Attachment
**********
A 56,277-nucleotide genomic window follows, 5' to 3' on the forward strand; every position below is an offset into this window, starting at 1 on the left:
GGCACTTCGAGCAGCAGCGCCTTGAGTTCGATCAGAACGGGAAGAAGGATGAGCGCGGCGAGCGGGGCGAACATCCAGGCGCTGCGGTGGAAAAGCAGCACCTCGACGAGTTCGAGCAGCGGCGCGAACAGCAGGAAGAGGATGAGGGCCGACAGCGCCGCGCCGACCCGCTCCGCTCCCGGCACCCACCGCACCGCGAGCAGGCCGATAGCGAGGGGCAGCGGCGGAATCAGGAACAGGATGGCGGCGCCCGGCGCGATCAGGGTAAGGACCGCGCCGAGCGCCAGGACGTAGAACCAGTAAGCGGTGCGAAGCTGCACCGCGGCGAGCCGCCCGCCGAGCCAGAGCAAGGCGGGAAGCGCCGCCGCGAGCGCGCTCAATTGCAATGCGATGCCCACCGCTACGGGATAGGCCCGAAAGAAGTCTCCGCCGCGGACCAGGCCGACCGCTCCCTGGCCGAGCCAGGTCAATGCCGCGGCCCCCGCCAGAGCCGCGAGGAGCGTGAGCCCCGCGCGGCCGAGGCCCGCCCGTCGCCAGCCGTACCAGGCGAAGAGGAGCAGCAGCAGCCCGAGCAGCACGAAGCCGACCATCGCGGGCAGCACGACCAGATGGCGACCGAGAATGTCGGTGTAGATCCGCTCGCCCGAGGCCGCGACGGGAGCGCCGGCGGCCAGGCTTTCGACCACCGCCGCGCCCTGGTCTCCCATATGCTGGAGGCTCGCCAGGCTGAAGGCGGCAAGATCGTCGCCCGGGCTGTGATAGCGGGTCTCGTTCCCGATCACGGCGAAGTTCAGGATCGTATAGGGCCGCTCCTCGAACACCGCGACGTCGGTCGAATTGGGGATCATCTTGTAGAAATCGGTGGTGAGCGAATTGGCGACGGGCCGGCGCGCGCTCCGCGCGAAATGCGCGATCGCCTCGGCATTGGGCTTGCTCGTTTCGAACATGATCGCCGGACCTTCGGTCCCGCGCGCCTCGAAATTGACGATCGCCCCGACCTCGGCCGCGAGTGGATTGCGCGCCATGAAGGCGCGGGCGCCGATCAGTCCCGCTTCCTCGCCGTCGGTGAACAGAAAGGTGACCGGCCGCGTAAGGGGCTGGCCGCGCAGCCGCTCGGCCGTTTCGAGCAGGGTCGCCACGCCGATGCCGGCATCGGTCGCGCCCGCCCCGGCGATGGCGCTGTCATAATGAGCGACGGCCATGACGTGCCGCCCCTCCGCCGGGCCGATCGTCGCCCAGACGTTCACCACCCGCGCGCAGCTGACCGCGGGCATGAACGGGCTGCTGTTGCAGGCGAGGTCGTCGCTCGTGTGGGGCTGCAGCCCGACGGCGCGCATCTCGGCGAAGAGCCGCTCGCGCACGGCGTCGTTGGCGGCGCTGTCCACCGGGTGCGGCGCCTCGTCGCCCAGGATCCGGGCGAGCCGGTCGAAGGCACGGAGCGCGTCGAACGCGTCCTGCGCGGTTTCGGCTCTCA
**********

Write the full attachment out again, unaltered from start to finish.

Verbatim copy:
A 56,277-nucleotide genomic window follows, 5' to 3' on the forward strand; every position below is an offset into this window, starting at 1 on the left:
GGCACTTCGAGCAGCAGCGCCTTGAGTTCGATCAGAACGGGAAGAAGGATGAGCGCGGCGAGCGGGGCGAACATCCAGGCGCTGCGGTGGAAAAGCAGCACCTCGACGAGTTCGAGCAGCGGCGCGAACAGCAGGAAGAGGATGAGGGCCGACAGCGCCGCGCCGACCCGCTCCGCTCCCGGCACCCACCGCACCGCGAGCAGGCCGATAGCGAGGGGCAGCGGCGGAATCAGGAACAGGATGGCGGCGCCCGGCGCGATCAGGGTAAGGACCGCGCCGAGCGCCAGGACGTAGAACCAGTAAGCGGTGCGAAGCTGCACCGCGGCGAGCCGCCCGCCGAGCCAGAGCAAGGCGGGAAGCGCCGCCGCGAGCGCGCTCAATTGCAATGCGATGCCCACCGCTACGGGATAGGCCCGAAAGAAGTCTCCGCCGCGGACCAGGCCGACCGCTCCCTGGCCGAGCCAGGTCAATGCCGCGGCCCCCGCCAGAGCCGCGAGGAGCGTGAGCCCCGCGCGGCCGAGGCCCGCCCGTCGCCAGCCGTACCAGGCGAAGAGGAGCAGCAGCAGCCCGAGCAGCACGAAGCCGACCATCGCGGGCAGCACGACCAGATGGCGACCGAGAATGTCGGTGTAGATCCGCTCGCCCGAGGCCGCGACGGGAGCGCCGGCGGCCAGGCTTTCGACCACCGCCGCGCCCTGGTCTCCCATATGCTGGAGGCTCGCCAGGCTGAAGGCGGCAAGATCGTCGCCCGGGCTGTGATAGCGGGTCTCGTTCCCGATCACGGCGAAGTTCAGGATCGTATAGGGCCGCTCCTCGAACACCGCGACGTCGGTCGAATTGGGGATCATCTTGTAGAAATCGGTGGTGAGCGAATTGGCGACGGGCCGGCGCGCGCTCCGCGCGAAATGCGCGATCGCCTCGGCATTGGGCTTGCTCGTTTCGAACATGATCGCCGGACCTTCGGTCCCGCGCGCCTCGAAATTGACGATCGCCCCGACCTCGGCCGCGAGTGGATTGCGCGCCATGAAGGCGCGGGCGCCGATCAGTCCCGCTTCCTCGCCGTCGGTGAACAGAAAGGTGACCGGCCGCGTAAGGGGCTGGCCGCGCAGCCGCTCGGCCGTTTCGAGCAGGGTCGCCACGCCGATGCCGGCATCGGTCGCGCCCGCCCCGGCGATGGCGCTGTCATAATGAGCGACGGCCATGACGTGCCGCCCCTCCGCCGGGCCGATCGTCGCCCAGACGTTCACCACCCGCGCGCAGCTGACCGCGGGCATGAACGGGCTGCTGTTGCAGGCGAGGTCGTCGCTCGTGTGGGGCTGCAGCCCGACGGCGCGCATCTCGGCGAAGAGCCGCTCGCGCACGGCGTCGTTGGCGGCGCTGTCCACCGGGTGCGGCGCCTCGTCGCCCAGGATCCGGGCGAGCCGGTCGAAGGCACGGAGCGCGTCGAACGCGTCCTGCGCGGTTTCGGCTCTCA